Note – If you do not have an instant read thermometer, the top of the cake will look similar to a brownie and a cake tester will appear wet.
10. Cool cake on a rack for 10 minutes then unmold.

Tuesday, February 24, 2009

Princess Cupcakes

I made some princess cupcakes for Brynn, our favorite (albeit rarely utilized babysitter) a while back. Her request was simple- soft pink and white with flowers.

Saturday, February 21, 2009

Cake Slice Bakers- Southern Coconut Cake (not pretty, but pretty tasty!)

This month's Cake Slice Baker's cake is Southern Coconut Cake- a white cake lightly flavored with coconut milk, frosted with a cream cheese, italian-merengue buttercream type frosting. I'm out of town and my mom doesn't have the best cake pans, so my cake layers did not come out of the pans very easily. They also had pretty crispy edges.
My frosting was also a little runny. I popped it in the freezer for a while to firm it up so I could at least frost the cake. The frosting is pretty amazing- creamy and cream cheesey- there's nothing better than cream cheese frosting! I also didn't garnish the cake with as much coconut as the recipe says as I wasn't sure if the people/kids who would be eating this cake would want that much coconut on it.
Southern Coconut Cake
Makes an 8-inch triple layer cake
For the cake:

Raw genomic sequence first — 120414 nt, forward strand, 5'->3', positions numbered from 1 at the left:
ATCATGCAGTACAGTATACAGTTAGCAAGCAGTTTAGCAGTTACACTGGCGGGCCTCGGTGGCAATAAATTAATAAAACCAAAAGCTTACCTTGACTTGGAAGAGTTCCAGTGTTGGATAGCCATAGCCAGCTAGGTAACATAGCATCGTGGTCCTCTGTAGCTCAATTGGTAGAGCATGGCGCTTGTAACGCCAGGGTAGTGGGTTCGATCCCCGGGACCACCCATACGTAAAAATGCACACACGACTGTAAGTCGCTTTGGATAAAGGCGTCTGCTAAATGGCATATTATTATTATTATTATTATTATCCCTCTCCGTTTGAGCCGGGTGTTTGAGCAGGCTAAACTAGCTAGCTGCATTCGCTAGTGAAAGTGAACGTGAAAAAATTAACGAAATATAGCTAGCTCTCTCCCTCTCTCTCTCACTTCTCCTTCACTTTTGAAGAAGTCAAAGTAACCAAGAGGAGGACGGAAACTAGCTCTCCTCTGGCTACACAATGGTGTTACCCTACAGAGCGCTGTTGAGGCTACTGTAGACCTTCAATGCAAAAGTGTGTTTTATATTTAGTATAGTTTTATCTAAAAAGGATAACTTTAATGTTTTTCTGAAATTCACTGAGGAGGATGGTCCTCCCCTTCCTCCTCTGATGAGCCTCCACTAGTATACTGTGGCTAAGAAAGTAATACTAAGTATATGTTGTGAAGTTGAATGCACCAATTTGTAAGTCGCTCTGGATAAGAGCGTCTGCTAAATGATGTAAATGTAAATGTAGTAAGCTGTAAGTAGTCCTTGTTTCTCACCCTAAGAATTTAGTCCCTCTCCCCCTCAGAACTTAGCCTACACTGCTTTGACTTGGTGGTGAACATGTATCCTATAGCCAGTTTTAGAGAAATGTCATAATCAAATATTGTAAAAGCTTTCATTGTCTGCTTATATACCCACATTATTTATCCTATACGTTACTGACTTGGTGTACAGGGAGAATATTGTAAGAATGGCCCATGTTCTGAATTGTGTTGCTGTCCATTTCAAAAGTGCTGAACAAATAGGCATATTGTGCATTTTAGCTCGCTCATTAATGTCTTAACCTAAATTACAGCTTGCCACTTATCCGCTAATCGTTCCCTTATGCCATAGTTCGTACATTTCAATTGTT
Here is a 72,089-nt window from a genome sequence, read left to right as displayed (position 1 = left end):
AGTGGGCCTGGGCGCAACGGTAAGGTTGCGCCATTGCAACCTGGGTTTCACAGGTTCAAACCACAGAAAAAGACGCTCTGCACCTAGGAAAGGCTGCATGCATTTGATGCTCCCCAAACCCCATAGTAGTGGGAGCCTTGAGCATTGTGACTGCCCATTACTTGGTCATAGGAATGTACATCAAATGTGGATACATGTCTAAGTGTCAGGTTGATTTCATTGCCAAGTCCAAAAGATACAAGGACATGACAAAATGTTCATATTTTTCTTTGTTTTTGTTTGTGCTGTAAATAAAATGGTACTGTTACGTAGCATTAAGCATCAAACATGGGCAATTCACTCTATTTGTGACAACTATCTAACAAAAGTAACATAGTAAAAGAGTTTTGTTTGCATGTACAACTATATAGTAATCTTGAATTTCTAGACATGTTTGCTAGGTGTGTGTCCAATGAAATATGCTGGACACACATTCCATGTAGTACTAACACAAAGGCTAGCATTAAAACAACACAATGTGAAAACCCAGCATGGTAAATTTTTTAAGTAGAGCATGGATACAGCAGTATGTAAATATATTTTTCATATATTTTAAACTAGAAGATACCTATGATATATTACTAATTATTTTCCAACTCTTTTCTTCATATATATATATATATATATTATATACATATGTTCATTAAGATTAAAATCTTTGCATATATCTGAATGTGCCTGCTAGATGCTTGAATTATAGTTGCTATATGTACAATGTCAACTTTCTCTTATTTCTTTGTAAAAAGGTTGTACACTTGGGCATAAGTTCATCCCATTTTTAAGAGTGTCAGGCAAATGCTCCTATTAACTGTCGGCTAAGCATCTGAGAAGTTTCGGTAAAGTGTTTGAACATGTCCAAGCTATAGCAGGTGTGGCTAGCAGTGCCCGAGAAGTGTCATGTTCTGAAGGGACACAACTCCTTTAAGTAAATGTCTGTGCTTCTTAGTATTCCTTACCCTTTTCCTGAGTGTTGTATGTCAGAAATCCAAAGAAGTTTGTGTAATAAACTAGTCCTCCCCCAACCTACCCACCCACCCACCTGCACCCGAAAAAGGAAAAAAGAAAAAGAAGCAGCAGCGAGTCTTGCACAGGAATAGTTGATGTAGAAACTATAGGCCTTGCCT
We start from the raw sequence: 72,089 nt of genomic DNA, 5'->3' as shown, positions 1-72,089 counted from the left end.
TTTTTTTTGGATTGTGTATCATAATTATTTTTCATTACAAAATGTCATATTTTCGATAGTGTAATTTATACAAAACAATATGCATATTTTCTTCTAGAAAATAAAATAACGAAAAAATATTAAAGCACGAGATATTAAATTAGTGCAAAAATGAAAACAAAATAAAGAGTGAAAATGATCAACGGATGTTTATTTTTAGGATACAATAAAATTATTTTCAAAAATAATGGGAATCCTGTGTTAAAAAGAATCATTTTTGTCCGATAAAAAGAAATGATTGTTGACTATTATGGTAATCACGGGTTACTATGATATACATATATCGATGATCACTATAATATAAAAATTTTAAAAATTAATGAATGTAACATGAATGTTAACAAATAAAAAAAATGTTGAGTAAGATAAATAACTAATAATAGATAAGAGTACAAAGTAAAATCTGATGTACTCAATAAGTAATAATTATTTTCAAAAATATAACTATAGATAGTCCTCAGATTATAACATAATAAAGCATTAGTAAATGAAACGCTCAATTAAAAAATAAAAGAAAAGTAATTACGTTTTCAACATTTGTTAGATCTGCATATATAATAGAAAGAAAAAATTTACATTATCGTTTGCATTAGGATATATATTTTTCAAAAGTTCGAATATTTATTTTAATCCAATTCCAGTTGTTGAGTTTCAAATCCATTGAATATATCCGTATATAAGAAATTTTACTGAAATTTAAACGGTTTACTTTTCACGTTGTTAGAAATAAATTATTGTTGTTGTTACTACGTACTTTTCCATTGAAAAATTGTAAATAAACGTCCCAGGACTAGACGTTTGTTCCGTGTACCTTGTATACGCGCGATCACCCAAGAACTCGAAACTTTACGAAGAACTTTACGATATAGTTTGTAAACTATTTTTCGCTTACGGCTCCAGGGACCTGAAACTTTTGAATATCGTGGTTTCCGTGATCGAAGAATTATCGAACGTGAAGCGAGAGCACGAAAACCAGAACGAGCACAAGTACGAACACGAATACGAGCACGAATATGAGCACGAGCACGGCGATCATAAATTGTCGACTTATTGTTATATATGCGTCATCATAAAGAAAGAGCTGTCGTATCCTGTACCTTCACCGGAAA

5 large egg whites
½ cup of milk
2 teaspoons of vanilla extract
3 cups of cake flour (I used 3 cups AP flour, minus 6 T)
2 and 1/3 cup sugar
4 ½ teaspoons of baking powder
½ teaspoon of salt
2 sticks of unsalted butter (8oz.) at warm room temperature
1 cup unsweetened coconut milk
Preheat the oven to 350F degrees. Butter the bottoms of three 8-inch round cake pans. Line the bottom of each pan with a parchment circle and butter the circle.
Put the egg whites in a bowl and whisk slightly. Add the ½ cup of milk and the vanilla and whisk to mix thoroughly; set aside.
In a large mixer bowl, combine the flour, sugar, baking powder, and salt. With the mixer on low, beat dry ingredients well in order to break up any lumps. Add the butter and coconut milk on low speed and beat just to combine. Raise the speed to medium and beat until light and fluffy about 2 minutes.